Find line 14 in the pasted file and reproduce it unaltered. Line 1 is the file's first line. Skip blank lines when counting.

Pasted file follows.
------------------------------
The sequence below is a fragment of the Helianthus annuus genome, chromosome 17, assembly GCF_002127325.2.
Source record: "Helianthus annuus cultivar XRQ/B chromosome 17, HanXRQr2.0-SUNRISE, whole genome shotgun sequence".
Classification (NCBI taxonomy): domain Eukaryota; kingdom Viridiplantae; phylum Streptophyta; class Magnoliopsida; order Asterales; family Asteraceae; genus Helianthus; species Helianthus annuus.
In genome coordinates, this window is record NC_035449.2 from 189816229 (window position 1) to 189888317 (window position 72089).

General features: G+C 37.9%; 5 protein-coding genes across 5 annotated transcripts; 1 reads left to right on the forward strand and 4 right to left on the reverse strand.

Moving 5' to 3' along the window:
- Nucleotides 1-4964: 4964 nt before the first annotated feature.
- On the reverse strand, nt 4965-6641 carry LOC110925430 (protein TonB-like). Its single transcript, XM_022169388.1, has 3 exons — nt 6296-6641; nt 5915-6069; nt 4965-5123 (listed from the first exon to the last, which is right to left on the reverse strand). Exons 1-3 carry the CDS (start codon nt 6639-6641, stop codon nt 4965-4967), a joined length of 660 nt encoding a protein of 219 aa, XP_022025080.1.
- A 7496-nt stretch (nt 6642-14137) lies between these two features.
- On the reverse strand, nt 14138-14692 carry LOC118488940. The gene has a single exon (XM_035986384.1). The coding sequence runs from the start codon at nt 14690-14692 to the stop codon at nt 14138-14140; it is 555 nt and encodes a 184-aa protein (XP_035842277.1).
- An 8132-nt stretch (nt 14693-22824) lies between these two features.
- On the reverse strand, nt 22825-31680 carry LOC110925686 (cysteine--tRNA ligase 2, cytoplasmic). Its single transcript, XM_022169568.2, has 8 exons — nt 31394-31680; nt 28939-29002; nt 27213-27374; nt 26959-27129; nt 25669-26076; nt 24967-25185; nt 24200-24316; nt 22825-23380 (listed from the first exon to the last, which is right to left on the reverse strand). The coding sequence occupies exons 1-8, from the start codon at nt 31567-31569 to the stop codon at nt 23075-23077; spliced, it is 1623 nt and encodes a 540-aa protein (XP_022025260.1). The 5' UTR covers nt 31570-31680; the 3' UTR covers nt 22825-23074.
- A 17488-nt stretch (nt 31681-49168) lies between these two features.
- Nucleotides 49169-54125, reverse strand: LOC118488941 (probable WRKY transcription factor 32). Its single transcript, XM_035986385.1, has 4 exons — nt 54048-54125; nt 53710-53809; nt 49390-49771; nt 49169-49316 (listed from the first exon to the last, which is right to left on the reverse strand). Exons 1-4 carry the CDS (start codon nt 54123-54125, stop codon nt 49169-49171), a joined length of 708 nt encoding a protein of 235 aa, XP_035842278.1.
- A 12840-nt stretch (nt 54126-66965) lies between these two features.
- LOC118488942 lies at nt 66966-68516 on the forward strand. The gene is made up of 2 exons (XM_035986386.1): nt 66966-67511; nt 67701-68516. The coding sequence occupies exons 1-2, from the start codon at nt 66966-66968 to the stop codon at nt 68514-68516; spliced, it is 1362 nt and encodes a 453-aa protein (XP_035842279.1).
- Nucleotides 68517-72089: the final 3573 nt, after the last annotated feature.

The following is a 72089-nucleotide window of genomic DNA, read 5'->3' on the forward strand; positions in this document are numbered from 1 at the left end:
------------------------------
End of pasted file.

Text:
- Nucleotides 49169-54125, reverse strand: LOC118488941 (probable WRKY transcription factor 32). Its single transcript, XM_035986385.1, has 4 exons — nt 54048-54125; nt 53710-53809; nt 49390-49771; nt 49169-49316 (listed from the first exon to the last, which is right to left on the reverse strand). Exons 1-4 carry the CDS (start codon nt 54123-54125, stop codon nt 49169-49171), a joined length of 708 nt encoding a protein of 235 aa, XP_035842278.1.